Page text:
• cervical neoplasia;
  • human papillomavirus;
  • screening;
  • colposcopy;
  • HPV vaccine


Cervical cancer is caused by infection with a range of high risk “oncogenic” human papillomavirus (HPV) types, and it is now accepted that >99% of cervical cancer is initiated by HPV infection. The estimated lifetime risk of cervical cancer is nevertheless relatively low (less than 1 in 20 for most community based studies). Although sensitivity and specificity of the available diagnostic techniques are suboptimal, screening for persistent HPV infection is effective in reducing the incidence of cervical cancer. Infection can be detected by molecular techniques or by cytological examination of exfoliated cervical cells. Persistent infection is the single best predictor of risk of cervical cancer.1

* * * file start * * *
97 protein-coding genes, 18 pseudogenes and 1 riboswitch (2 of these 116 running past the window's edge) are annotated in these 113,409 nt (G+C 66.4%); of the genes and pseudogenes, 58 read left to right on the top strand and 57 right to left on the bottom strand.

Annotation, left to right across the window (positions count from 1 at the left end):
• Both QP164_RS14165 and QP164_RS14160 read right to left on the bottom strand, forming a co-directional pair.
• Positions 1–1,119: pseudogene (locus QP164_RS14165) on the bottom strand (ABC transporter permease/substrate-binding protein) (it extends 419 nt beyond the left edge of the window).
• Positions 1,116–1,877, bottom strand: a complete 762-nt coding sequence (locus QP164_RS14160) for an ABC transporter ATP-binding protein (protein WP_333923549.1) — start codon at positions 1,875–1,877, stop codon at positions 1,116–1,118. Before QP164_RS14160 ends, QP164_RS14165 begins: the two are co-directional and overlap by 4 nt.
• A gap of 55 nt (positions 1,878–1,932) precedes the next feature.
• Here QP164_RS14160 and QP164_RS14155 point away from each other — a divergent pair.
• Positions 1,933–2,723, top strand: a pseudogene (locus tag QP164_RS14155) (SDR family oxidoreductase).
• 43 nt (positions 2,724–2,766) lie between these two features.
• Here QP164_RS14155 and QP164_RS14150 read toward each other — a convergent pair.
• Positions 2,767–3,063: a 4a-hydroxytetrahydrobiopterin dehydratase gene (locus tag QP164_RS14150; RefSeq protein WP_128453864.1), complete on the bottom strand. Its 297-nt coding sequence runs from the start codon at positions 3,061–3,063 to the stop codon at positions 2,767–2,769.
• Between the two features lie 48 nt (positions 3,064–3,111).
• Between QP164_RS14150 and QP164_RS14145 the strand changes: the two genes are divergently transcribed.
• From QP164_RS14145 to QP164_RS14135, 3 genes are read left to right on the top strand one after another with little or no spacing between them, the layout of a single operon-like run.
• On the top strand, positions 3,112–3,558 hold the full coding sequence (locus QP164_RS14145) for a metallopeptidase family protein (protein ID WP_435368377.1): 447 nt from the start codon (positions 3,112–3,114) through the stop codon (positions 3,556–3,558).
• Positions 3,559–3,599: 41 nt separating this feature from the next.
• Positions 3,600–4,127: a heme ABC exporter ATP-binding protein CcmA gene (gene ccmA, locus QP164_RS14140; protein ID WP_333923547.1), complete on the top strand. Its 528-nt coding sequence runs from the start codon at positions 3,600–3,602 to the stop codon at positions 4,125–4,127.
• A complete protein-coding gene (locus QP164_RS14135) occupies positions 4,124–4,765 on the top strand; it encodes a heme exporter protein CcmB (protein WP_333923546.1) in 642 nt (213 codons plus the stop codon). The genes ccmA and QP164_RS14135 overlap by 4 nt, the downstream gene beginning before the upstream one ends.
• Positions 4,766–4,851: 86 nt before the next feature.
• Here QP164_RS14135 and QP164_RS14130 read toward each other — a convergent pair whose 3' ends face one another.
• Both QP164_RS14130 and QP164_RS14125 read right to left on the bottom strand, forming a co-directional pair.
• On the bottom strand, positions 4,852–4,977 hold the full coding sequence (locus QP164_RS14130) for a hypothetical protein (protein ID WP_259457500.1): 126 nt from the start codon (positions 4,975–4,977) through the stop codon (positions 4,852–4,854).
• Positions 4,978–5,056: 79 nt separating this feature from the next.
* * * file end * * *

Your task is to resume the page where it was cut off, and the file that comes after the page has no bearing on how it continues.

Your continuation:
The latest findings of HPV and cervical cancer research need to be widely disseminated to the scientific and medical societies that are updating screening and management protocols, public health professionals, and to women and clinicians. This report reviews current evidence, clinical implications and directions for further research in the prevention, control and management of cervical cancer. We report the conclusions of the Experts' Meeting at the EUROGIN 2003 conference. © 2003 Wiley-Liss, Inc.